time objective (RTO) and recovery point objective (RPO). RTO is the amount of time it will take to have<br />

the business back online. RPO refers to how much data an organization can af<strong>for</strong>d to lose as it pertains<br />

to time or amount of in<strong>for</strong>mation. The RPO <strong>for</strong> a bank, <strong>for</strong> example, would be close to zero because as<br />

soon as the system goes down, hundreds, even thousands of transactions can take place. A bank cannot<br />

af<strong>for</strong>d to lose this in<strong>for</strong>mation and it would be difficult to recover if the IT environment is non-operational.<br />

One way to think about RPO is the more difficult it is to recover data, or create it from scratch, the shorter<br />

RPO an organization will need to have. Once both RTO and RPO are established, it’s time to look <strong>for</strong> a<br />

unified BCDR tool.<br />

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What to look <strong>for</strong> in a solution<br />

<strong>Cyber</strong>criminals are becoming more cunning, driving the need <strong>for</strong> backup and recovery. A successful<br />

backup can eliminate the impact of a cyberattack. <strong>Cyber</strong>criminals know this so they look <strong>for</strong> alternate<br />

ways to disable, encrypt and delete those backups. An efficient unified BCDR solution is built on hardened<br />

Linux – not Windows – so it is not as vulnerable. Another way to fend off cyber criminals is by storing<br />

offsite data in an immutable <strong>for</strong>mat, which makes it untouchable and prevents attackers from making<br />

changes to it.<br />

Additionally, there are innovative backup appliances that can protect data wherever it lives. Today, there<br />

are appliances that provide powerful data protection and fit in your pocket! These solutions are perfect<br />

<strong>for</strong> small-office settings or even home offices since they do not require a server rack. They are extremely<br />

quiet and come with built-in software tests recoverability right on the box. This ensures data will be<br />

available whenever needed.<br />

AI saves time<br />

Organizations should look <strong>for</strong> solutions that use artificial intelligence (AI) and machine-learning to identify<br />

suspicious activity and alert administrators to possible ransomware be<strong>for</strong>e it spreads. AI has multiple<br />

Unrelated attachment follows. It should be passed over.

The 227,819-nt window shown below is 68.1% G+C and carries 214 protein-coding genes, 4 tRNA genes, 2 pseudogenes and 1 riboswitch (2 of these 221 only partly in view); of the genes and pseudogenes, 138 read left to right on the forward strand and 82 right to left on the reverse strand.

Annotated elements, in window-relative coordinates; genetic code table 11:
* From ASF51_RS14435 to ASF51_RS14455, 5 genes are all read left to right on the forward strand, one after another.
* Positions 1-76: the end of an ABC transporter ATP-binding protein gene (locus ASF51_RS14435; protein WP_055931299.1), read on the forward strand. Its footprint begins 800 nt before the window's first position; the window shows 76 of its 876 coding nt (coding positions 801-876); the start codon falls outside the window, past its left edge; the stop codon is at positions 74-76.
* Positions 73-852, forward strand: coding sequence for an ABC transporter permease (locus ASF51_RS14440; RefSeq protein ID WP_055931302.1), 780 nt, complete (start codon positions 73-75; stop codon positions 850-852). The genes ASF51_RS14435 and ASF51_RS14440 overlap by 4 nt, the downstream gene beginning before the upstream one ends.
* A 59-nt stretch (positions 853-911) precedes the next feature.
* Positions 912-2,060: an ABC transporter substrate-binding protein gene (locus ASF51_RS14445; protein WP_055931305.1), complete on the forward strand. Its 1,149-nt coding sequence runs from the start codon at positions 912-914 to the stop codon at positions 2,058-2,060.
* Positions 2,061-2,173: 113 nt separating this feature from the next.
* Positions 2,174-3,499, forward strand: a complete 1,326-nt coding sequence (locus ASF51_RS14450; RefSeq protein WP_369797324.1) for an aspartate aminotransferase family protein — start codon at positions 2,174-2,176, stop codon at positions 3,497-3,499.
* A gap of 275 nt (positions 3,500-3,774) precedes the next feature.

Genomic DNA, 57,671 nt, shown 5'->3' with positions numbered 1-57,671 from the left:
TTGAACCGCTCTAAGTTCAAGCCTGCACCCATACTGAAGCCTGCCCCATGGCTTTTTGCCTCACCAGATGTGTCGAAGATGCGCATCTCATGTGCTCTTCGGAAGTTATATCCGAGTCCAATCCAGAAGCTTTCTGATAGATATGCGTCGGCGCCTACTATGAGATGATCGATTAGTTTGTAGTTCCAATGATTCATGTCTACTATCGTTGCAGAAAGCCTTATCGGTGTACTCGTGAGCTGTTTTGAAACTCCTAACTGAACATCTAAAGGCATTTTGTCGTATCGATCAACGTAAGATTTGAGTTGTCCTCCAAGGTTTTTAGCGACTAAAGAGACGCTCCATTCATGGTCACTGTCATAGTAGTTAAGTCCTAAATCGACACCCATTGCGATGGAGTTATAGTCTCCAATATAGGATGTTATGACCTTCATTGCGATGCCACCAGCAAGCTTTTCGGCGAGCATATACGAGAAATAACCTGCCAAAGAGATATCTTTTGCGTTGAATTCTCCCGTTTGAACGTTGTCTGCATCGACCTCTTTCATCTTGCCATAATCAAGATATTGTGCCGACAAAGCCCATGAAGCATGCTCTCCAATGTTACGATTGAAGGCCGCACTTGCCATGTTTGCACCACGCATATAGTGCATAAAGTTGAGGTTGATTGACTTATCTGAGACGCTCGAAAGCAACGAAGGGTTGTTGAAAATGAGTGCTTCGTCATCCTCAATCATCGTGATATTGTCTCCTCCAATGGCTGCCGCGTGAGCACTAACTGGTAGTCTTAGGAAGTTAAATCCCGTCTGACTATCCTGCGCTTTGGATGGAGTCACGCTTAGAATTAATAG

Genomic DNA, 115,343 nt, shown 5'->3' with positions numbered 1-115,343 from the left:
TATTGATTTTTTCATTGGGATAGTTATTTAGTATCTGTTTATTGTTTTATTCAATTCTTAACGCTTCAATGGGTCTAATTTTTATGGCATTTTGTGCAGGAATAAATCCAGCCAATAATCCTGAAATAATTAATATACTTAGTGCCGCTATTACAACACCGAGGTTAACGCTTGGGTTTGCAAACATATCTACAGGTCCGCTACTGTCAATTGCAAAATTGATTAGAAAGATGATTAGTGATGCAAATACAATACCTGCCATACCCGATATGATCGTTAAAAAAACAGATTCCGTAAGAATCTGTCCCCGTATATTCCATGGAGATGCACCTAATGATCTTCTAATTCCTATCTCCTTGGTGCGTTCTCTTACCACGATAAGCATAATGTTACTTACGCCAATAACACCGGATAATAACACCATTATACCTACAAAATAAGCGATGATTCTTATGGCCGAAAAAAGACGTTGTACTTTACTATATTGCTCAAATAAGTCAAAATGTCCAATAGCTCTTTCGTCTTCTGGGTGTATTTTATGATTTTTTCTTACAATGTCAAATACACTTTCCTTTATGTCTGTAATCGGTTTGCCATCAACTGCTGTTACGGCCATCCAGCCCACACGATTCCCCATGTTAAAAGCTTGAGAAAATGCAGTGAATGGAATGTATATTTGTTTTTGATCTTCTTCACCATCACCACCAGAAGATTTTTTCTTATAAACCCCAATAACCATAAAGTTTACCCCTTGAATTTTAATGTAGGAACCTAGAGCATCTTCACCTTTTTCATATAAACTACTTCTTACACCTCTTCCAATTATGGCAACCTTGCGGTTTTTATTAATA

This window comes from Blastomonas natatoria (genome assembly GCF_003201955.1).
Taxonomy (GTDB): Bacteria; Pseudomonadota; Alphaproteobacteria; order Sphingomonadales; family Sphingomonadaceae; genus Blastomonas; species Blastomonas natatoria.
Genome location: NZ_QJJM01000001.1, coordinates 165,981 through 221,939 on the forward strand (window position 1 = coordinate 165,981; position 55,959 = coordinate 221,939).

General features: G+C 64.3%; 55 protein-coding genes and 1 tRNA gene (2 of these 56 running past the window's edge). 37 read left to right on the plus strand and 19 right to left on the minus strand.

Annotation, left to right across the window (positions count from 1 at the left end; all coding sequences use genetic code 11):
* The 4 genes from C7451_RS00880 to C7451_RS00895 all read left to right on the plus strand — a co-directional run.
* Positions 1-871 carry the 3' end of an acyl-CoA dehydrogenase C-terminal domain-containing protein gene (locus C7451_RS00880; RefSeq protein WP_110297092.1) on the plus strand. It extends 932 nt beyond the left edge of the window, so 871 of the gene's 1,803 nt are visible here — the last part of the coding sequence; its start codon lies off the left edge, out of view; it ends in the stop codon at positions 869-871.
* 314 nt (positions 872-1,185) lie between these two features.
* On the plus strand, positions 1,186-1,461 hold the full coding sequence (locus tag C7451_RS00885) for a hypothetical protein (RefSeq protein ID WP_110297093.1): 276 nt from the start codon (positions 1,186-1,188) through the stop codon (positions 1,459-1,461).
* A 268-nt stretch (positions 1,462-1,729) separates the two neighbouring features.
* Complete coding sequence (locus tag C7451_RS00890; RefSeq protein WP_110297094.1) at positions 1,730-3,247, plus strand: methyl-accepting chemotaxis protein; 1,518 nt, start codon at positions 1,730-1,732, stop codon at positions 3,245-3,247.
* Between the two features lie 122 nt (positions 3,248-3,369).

benefits, among them, allowing IT professionals to cut wasted time on false alerts and backup<br />

remediation by up to 50%. An AI-powered assistant can think the way a technician does, prioritizing<br />

issues in the most critical systems so your actual technicians can focus on what matters most.<br />

Another thing to keep in mind when considering a unified BCDR solution is opting <strong>for</strong> tools that include<br />

anti-phishing options to protect against credential compromise and account takeover attacks. People are<br />

the first line of defense, and they may accidentally put an organization at risk if they lack security training.<br />

An effective tool maximizes productivity<br />

A unified BCDR solution should offer a single view of the entire data landscape, so technicians do not<br />

have to move between multiple systems. This saves them time and decreases room <strong>for</strong> error. Another<br />

way a BCDR tool can maximize productivity is through automation. Technicians can spend more than a<br />

quarter of their day monitoring, managing and troubleshooting backups. Automated solutions proactively<br />

fix common problems in the backup environment, there<strong>for</strong>e pulling double duty by saving technicians<br />

time and securing the environment.<br />

Don’t let compliance fall through the cracks<br />

Some organizations operate in highly regulated industries such as government or healthcare, which<br />

mandate how data must be secured. Regardless of the industry, most companies must adhere to<br />

compliance standards, especially if they want to be approved <strong>for</strong> cyber insurance. Part of a cyber<br />

resilience plan includes policies around data retention and automated backups to guarantee compliance.<br />

Organizations must be prepared to properly store, archive and recover compliance data as a proactive<br />

measure.<br />

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A BCDR solution with automated disaster recovery (DR) testing capabilities also helps with executing<br />

service level agreements (SLA). It allows organizations to schedule a time and specify the systems that<br />

need to be tested and then takes care of it automatically. If a test identifies an SLA cannot be completed,<br />